Designed by the award-winning Rocco Design Architects, the museum is particularly striking, with gold, red and grey hues coming through in its curves and textures. Its levels are connected by three expansive atriums, according sweeping views of the Entrance Plaza, the Hong Kong skyline and Lantau Island.


One of Hong Kong’s most prized cultural assets is yue ju (Cantonese opera), which was included in the 2009 UNESCO Intangible Cultural Heritage List.

The Xiqu Centre’s Tea House Theatre Experience offers dim sum and tea alongside short performance snippets and insightful narration by the Tea House Rising Stars Troupe. Photo: Hong Kong Tourism Board

The Instagrammable Xiqu Centre endeavours to preserve and develop this art form for generations. Cantonese opera shows are held here regularly in an air-conditioned setting that combines the best of heritage arts with modern-day comfort. For those curious about Cantonese opera, take the time to learn more about its dramatic movements at artiste workshops. Or indulge in dim sum and tea during a Tea House Theatre Experience of short performance snippets.


With its large collection and diverse exhibitions, the Hong Kong Museum of Arts is an arts stalwart in the city. Photo: Hong Kong Tourism Board

A foray to West Kowloon is not complete without the Hong Kong Museum of Arts, which plays custodian to international fine art pieces curated through a local lens. It had a makeover in 2019 – just in time for its 60th anniversary this year.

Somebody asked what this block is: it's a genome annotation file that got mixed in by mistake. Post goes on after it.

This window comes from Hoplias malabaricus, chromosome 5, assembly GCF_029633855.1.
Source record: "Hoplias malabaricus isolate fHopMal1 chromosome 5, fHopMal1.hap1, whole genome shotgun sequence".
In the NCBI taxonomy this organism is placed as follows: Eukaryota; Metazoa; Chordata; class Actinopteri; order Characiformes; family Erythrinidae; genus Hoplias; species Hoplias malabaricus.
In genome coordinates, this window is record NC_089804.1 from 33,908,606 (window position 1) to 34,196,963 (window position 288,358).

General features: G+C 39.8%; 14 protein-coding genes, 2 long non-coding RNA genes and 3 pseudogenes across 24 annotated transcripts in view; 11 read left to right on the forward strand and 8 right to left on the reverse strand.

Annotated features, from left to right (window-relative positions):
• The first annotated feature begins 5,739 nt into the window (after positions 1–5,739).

With over 17,000 artworks, the museum’s collection impresses, while diverse exhibitions appeal to art enthusiasts and newbies alike. View elegant displays of Chinese paintings such as those from the Xubaizhai Collection, admire the mixed-technique pieces of Wu Guanzhong, and enjoy innovative installations that use augmented reality technologies.


Art, as a mode of expression, is indiscriminate in its medium. Digital artists have been around for a while, but blockchain technology and non-fungible tokens (NFTs) have catapulted their rise. The first Digital Art Fair last year met with much success, and the second edition will take place across five zones in the West Kowloon Culture District from Sep 28 to Oct 5.

“NFT is just the technology that represents the digital ownership of these forms of media,” explained Mr Derry Ainsworth, creative director of Digital Art Fair and an NFT artist. “At Digital Art Fair, we aim to show the public all the infinite ways people are making artwork by digital means. We showcase these digital artworks in a physical event, giving a platform for artwork that was otherwise intangible before.”

Last year’s Digital Art Fair featured artwork from digital media artist Refik Anadol. Photo: Digital Art Fair

For instance, last year’s edition featured an Immersive Zone with a 360-degree video room featuring work from artist Refik Anadol. Said Mr Ainsworth: “Guests queued up every day to experience this masterpiece – a series of computer-generated renderings made from data taken from the Hubble Space Telescope.” The intense interest from collectors resulted in HK$74 million (S$13.1 million) worth of NFT and digital fine art sales during the first edition.

From balancing new approaches such as NFTs to reinvigorating traditional performances like Cantonese opera, the future for the arts in Hong Kong is bright.

Find compelling stories and vivid expressions of the arts on your next visit to this captivating city. Visit Arts in Hong Kong for more inspiration.